The 1999 Cote Rotie la Mouline is straight-up awesome on all accounts. Drinking beautifully, with explosive aromas and flavors of blackberry, smoked meats, pepper and exotic flowers, this puppy hits the palate with full-bodied richness, beautiful concentration and a seamless, sexy and oh, so fine texture that is the hallmark of this cuvee. This is another wine that will continue to evolve gracefully, yet I’ve been lucky enough to have it multiple times recently, and when a bottle is drinking this good, don’t miss it by always waiting for another day.
One of the reference point estates for top quality wines in the world today, the family run Guigal operation was created in 1946 by Etienne Guigal. Today, Etienne’s son, Marcel, and his son Philippe, are firmly in control here, and are without a doubt producing some of the most singular, sought after wines in the world. Due to the size of this tasting, I’ll keep my comments short, but the incredible quality coming from this operation is astounding, and a tasting here is always one of the highlights of any trip through the region.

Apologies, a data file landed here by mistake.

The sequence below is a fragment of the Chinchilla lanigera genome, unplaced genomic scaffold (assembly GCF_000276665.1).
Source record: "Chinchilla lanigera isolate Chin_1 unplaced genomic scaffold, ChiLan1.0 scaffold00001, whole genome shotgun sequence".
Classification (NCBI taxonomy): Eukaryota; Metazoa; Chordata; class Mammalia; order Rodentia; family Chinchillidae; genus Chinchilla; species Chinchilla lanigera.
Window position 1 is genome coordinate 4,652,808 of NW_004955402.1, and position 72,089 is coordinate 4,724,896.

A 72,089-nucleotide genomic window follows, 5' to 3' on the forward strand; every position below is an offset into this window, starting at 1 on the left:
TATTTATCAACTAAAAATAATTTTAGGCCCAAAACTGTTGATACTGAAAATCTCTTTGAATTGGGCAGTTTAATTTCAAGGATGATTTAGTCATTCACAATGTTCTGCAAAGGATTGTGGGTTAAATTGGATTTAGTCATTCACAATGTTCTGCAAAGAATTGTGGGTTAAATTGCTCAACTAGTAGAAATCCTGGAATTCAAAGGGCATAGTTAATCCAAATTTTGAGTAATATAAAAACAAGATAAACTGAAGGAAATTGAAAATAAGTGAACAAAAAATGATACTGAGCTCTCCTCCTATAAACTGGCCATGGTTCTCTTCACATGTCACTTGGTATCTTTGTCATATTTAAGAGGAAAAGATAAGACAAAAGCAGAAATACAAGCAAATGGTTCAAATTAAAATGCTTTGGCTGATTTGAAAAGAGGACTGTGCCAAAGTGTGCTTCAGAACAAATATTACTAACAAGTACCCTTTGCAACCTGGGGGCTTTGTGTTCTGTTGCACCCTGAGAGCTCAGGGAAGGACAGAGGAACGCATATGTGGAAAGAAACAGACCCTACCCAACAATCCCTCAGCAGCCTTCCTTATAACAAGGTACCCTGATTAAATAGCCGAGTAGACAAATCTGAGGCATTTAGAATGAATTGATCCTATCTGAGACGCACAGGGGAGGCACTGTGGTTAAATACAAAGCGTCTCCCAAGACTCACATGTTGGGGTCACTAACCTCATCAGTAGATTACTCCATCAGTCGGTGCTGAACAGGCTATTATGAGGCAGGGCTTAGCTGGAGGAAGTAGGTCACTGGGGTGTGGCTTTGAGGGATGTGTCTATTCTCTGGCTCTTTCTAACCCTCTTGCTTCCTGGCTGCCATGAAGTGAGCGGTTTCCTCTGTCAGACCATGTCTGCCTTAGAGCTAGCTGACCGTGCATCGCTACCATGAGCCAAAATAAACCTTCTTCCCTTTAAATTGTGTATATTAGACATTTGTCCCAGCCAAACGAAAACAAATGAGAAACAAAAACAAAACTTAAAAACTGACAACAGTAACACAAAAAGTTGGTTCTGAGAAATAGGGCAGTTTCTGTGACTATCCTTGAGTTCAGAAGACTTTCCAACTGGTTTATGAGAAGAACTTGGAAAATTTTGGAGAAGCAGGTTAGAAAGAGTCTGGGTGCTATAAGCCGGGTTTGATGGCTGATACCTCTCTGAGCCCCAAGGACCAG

Furthermore, while a lot is said about the extended oak aging regime here, I don’t know anyone who tastes mature examples of these wines on a regular basis that still has any doubts about the genius going on here. In short, these single vineyard (and their blends as well) Cote Roties are some of the greatest wines money can buy. For this tasting (which, with the Guigals, is always a large one!), we focused on their Saint Joseph Vignes des Hospice release, and then three of their Cote Roties, starting with the classic Brune et Blonde, then the Chateau d’Ampuis, and finishing with their single vineyard La Mouline.